The hotel rooms would be located in what the application refers to as Building A, on a lot currently occupied by a Victorian-style home that was built in 1989.
Building A also would include six of the fractional residences, which would cover 1,500 to 2,500 square feet of net livable space, according to the application.
The remaining 16 fractionals would be in Buildings B and C. Fifteen of the fractionals would be two-bedrooms versions, two would have three bedrooms, and five would have four bedrooms.
Free-market and affordable housing
The free-market aspect calls for four 1,500-square-foot, three-bedroom units, “which will be condominiumized and sold,” the application says. The units would be located in Building C.
The affordable housing would go in Building D. There would be 19 dormitory-style units, each with four bedrooms and one bathroom and covering 720 square feet. Also proposed are four studio units, each having 500 square feet. Tenants would have access to three separate “communal kitchen/dining areas,” the application says.
Parking and traffic
A two-level subground parking garage would have 133 spaces, with 80 earmarked for hotel and fractional guests, 12 for commercial uses, four for free-market owners and 37 for the affordable-housing tenants.
The application says the hotel would coordinate a high-frequency shuttle service to downtown Aspen with the Roaring Fork Transportation Authority.
The hotel would fund the seasonal service, which would offer a clockwise loop using Hopkins Avenue, Spring Street, Durant Avenue and Monarch Street. The service would be open to the public.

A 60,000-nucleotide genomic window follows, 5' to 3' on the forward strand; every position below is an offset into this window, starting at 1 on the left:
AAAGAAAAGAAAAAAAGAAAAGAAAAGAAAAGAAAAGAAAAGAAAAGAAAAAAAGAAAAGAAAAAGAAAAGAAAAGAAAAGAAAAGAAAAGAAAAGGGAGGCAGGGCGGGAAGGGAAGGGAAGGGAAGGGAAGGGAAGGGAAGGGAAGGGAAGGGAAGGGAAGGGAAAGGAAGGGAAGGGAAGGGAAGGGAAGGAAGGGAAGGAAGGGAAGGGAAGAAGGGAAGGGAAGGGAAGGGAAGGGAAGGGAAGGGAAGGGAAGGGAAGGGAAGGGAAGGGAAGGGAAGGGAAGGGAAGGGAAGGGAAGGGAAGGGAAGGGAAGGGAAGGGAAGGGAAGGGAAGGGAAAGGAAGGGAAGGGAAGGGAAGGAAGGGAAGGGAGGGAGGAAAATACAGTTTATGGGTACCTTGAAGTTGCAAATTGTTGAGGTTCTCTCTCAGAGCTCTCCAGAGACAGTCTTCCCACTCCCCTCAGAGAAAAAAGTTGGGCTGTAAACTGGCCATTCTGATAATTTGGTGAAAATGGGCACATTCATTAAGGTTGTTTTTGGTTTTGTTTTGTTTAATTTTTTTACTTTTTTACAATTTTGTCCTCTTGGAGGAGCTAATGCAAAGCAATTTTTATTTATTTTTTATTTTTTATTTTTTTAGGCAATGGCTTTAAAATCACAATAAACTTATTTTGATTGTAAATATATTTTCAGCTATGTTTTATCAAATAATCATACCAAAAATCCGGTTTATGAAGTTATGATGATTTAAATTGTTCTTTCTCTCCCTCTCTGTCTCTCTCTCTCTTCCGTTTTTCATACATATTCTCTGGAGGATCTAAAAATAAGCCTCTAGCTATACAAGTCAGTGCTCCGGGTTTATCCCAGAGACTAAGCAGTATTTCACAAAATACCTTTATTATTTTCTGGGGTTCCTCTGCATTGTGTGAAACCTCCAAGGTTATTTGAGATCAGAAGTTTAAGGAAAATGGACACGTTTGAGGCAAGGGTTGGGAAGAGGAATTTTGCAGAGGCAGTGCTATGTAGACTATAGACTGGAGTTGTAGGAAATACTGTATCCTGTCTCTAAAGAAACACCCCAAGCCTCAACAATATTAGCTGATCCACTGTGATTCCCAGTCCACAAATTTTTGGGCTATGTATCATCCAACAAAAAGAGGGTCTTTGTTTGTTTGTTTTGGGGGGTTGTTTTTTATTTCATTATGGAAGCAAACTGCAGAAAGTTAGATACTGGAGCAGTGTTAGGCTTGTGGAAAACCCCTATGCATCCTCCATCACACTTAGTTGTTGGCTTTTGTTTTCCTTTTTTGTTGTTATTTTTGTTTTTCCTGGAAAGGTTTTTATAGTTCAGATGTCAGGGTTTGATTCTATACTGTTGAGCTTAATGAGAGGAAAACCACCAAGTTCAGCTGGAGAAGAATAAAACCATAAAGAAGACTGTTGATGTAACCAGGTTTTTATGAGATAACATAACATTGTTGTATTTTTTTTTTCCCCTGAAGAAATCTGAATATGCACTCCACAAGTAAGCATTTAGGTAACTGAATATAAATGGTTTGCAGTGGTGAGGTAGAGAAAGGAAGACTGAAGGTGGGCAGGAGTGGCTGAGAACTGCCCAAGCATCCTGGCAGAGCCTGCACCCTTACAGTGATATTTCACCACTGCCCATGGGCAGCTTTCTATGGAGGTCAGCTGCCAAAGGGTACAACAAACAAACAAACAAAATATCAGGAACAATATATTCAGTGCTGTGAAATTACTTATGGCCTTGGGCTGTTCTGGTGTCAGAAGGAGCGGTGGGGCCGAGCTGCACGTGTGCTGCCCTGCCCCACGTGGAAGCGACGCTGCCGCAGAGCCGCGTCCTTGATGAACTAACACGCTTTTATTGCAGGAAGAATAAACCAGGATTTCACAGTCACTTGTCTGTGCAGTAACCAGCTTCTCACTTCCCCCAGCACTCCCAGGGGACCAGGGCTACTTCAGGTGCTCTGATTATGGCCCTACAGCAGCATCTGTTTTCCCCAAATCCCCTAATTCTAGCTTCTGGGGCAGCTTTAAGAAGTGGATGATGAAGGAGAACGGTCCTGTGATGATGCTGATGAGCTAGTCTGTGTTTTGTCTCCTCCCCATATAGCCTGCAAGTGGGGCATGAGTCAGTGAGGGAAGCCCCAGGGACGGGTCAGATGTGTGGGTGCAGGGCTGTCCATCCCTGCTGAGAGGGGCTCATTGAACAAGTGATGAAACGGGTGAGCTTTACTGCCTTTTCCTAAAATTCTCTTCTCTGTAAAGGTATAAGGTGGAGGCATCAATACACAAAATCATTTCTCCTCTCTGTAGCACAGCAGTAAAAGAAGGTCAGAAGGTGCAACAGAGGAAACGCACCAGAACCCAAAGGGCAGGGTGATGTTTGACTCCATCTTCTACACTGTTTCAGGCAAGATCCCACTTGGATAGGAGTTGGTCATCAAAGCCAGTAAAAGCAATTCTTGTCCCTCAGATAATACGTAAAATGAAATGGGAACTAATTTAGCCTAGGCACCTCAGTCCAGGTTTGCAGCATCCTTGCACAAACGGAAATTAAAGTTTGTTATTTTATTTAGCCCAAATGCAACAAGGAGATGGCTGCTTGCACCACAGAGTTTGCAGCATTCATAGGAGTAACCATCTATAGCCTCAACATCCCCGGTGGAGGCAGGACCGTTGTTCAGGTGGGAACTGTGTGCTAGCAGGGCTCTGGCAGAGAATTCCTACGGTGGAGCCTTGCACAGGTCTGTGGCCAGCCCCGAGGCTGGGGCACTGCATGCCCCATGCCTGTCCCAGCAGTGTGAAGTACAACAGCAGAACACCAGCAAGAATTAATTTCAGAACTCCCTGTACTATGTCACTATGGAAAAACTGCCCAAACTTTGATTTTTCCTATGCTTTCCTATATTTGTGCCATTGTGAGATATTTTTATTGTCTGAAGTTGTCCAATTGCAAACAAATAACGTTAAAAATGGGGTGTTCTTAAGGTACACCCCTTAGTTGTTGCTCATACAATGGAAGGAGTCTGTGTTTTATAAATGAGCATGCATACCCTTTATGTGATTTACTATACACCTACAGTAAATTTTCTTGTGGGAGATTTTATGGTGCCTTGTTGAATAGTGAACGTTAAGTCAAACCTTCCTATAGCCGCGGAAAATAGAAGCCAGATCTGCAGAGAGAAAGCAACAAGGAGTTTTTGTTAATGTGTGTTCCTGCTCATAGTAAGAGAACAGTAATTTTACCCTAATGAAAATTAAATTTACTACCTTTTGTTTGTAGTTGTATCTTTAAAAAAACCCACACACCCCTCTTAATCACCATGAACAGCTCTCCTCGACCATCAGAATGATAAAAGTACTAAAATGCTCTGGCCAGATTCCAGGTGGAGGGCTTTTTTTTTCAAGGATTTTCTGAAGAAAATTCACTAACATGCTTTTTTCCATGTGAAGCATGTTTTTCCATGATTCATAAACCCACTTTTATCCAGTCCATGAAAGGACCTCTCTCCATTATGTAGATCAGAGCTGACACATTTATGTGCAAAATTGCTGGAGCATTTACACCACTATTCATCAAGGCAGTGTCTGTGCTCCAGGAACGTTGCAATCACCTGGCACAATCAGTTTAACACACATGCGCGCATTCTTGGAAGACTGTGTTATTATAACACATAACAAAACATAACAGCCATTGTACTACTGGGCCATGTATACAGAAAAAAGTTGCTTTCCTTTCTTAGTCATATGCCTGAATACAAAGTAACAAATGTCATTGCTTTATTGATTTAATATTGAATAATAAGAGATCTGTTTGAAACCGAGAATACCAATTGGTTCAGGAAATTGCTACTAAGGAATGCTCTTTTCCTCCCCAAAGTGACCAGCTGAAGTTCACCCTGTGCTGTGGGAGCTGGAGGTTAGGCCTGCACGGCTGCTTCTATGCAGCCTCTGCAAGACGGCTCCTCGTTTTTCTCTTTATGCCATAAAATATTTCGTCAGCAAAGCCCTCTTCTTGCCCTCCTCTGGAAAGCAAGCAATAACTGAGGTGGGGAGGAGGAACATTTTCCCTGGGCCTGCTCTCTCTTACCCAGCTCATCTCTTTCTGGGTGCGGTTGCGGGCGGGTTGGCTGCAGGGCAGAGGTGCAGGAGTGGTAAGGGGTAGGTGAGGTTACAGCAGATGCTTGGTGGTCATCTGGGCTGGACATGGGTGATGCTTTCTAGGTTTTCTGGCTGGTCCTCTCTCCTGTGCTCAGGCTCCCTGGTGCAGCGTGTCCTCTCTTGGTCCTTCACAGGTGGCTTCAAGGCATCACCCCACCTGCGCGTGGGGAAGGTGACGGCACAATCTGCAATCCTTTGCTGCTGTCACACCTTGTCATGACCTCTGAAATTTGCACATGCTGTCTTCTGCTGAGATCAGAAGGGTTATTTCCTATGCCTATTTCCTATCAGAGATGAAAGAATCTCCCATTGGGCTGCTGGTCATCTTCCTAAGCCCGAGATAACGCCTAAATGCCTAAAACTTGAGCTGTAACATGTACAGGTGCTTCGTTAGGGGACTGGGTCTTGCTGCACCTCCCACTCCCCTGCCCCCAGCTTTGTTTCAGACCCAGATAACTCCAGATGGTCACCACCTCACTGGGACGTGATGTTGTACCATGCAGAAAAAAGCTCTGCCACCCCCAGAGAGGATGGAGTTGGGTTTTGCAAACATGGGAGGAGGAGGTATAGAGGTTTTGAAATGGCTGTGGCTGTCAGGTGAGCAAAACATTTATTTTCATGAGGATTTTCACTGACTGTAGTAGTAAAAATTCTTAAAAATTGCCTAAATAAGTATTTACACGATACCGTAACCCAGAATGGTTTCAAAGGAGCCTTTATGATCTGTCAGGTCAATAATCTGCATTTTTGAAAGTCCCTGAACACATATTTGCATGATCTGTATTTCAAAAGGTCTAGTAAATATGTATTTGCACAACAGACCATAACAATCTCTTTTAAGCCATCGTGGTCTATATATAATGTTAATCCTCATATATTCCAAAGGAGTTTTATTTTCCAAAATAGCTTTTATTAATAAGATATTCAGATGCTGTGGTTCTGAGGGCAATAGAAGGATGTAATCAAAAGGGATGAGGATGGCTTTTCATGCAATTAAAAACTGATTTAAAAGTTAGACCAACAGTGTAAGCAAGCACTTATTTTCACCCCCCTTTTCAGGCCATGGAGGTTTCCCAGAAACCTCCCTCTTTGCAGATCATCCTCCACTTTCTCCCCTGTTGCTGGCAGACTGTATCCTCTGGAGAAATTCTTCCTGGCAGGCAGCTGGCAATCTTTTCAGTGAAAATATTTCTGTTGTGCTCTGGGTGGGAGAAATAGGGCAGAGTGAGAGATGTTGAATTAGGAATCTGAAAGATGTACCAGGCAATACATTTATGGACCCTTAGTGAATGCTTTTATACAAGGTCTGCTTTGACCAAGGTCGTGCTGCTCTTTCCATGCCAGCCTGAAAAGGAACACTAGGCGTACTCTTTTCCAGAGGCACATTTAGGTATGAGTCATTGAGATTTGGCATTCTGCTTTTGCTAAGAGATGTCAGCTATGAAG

“Given the low traffic volumes on West Hopkins Avenue, passengers could simply flag down the vehicle at any location,” the application says.
West Hopkins also is a popular route for cyclists who use it to access a network of trails and popular roadways west of Aspen.
The application addresses that, saying “the service vehicles could be limited to a specific speed limit to ensure compatibility with bicycle and pedestrian traffic along Hopkins Avenue.”
Hopkins Avenue runs parallel to and is one block south of Main Street. Because of an increase in traffic using Sixth and Seventh streets to access the Four Seasons, the application suggests reconfiguring Main Street’s median striping between Sixth and Seventh streets “to provide a two-way left turn lane.”
“This would allow northbound drivers turning left from Sixth Street onto Main Street to make a two-stage left turn movement,” the application states.
What about the trees?
All told, some 562 trees on the three lots would have to be removed for the development, according to the application. That cost, based on a preliminary evaluation, would total $790,833, according to the city’s mitigation fees.
“Many of the ornamental trees appear to have been planted sporadically and randomly over time, resulting in a varied density and appearance,” the application says. “The majority of the trees appear to have been irrigated but to have received minimal care over the years resulting in the presence of dead limbs, poor overall structure, and indicators of secondary type pathogens.”
The application adds: “While there are pockets of more valuable trees in certain areas, the overall loss of significant trees will not be considerable, especially in relation to size of the project site and the proposed development’s construction footprint.”
Given the United States is in the throes of a constitutional crisis, now isn’t the time for debates over who’s pictured on American currency and who’s memorialized with a statue on public property, two prominent historians told an audience in Aspen on Saturday night.